Not beholden to any particular singer, Rutherford took a plug-and-play approach, reaching out to some of his favorite vocalists and using them where they seemed to fit. Participants included Gene Stashuk, singer for the Rutherford-produced band Red 7, a vocalist named John Kirby and a pair of better-known industry veterans: Paul Young, who'd earlier achieved success with the British band Sad Café, and Paul Carrack, a keyboard player and singer whose distinctive sound had made him an in-demand player for a long list of artists that included Roxy Music, Squeeze, John Hiatt, the Smiths and the Pretenders.
With Carrack in particular, Rutherford was picking up a free agent whose voice was already known on the radio. With his band Ace, he had scored a hit on both sides of the Atlantic with the 1974 single "How Long"; in 1981, as a member of Squeeze, he handled vocals for the hit "Tempted." The following year, he released his second solo effort, Suburban Voodoo, which produced a Top 40 U.S. single with "I Need You." Between record contracts, Carrack jumped at the opportunity to be part of a project that, as he later noted, took him fairly far afield from soulful pub rock.
"Up until then, musically, the stuff that I'd been involved with had been kind of rough and ready," Carrack reflected in a 1989 interview. "Rock and rolly — a garage type of sound. I came out to sing this song, put on the headphones, and there was this lush sort of modern synth sound, and I was really quite excited by that."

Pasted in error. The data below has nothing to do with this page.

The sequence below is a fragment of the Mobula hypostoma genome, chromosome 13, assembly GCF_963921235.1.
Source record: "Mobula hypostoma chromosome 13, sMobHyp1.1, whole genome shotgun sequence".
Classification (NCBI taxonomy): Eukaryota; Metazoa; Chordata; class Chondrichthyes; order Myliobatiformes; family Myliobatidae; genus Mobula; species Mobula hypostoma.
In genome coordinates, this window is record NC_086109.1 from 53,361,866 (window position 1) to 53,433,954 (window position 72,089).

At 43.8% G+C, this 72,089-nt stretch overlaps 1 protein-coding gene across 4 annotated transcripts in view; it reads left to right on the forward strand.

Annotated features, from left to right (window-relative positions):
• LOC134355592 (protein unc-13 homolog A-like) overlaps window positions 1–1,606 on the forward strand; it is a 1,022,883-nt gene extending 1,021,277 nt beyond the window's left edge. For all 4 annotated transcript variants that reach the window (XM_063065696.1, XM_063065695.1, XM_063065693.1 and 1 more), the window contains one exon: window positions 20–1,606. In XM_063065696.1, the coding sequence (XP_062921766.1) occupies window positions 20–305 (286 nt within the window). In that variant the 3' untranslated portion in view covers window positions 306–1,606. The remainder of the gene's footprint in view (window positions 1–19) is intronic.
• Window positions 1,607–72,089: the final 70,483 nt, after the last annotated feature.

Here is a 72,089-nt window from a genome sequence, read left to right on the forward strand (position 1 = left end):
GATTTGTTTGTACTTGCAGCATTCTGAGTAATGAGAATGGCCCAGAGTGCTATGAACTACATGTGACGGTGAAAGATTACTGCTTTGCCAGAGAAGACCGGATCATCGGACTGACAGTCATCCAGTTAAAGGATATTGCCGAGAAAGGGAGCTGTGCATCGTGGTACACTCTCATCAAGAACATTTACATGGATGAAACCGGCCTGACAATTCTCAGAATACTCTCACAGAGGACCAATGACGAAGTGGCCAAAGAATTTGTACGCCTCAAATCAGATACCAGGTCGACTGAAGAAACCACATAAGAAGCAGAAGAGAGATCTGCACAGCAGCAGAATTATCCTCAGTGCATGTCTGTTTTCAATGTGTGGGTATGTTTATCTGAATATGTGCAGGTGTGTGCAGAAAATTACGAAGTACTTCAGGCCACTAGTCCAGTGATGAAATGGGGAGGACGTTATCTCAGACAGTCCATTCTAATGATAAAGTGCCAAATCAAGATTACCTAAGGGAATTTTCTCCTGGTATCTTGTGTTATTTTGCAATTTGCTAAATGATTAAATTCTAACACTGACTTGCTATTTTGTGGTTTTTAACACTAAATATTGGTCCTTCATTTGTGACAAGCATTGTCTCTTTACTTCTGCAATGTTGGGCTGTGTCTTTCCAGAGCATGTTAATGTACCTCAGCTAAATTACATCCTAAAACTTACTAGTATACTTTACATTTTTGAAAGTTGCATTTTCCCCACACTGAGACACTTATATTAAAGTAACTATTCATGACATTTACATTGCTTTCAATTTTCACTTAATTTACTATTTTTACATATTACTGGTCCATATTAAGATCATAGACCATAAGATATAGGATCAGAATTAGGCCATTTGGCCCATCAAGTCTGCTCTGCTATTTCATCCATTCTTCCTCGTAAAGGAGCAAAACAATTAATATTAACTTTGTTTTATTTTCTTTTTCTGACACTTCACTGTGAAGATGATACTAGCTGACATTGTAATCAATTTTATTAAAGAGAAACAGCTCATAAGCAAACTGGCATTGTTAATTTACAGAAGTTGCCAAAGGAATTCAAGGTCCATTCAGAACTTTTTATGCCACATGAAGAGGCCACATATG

The song Carrack was referring to, "Silent Running," ended up being the first recording he tracked for Rutherford, while Young came in on his first day and cut "All I Need Is a Miracle" — both of which ended up becoming Top 10 hits after the album, named after the band-by-accident Rutherford had dubbed Mike + the Mechanics, arrived on Oct. 5, 1985. As Rutherford told UCR, operating under the Mechanics moniker allowed him to start over again as an unknown quantity — and disguised the fact that they weren't yet truly a band in the traditional sense.